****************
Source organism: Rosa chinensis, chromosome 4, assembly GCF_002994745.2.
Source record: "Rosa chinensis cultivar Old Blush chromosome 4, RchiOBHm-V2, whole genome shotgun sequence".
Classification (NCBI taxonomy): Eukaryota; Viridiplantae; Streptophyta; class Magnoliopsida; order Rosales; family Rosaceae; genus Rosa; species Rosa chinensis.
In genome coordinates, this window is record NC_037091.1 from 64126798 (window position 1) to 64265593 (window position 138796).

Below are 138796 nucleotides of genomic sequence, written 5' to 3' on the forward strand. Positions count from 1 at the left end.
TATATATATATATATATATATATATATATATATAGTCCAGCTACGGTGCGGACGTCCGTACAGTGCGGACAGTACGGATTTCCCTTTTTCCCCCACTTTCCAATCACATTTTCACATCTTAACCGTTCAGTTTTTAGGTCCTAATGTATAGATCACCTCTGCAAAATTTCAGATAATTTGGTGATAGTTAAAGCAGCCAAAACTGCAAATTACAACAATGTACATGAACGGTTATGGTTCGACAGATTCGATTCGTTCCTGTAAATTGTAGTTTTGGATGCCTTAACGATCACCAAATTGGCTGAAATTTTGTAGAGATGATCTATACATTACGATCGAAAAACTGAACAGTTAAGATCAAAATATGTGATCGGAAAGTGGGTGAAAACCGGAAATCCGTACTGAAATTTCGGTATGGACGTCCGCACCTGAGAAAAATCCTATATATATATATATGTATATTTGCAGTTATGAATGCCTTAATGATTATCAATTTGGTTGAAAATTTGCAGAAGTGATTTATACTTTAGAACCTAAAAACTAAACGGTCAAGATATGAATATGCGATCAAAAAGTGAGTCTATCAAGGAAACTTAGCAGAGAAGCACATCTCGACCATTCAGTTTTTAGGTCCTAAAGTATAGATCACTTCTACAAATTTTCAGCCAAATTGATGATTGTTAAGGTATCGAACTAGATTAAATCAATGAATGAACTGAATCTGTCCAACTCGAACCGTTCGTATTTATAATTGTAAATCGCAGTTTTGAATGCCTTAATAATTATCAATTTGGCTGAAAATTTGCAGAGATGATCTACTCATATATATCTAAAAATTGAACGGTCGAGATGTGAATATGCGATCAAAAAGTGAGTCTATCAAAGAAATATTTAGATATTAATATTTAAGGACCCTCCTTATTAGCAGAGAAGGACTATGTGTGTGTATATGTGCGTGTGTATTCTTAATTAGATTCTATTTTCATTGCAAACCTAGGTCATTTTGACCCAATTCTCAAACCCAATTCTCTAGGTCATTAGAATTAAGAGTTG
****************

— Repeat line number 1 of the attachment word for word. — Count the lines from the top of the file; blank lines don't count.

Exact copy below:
Source organism: Rosa chinensis, chromosome 4, assembly GCF_002994745.2.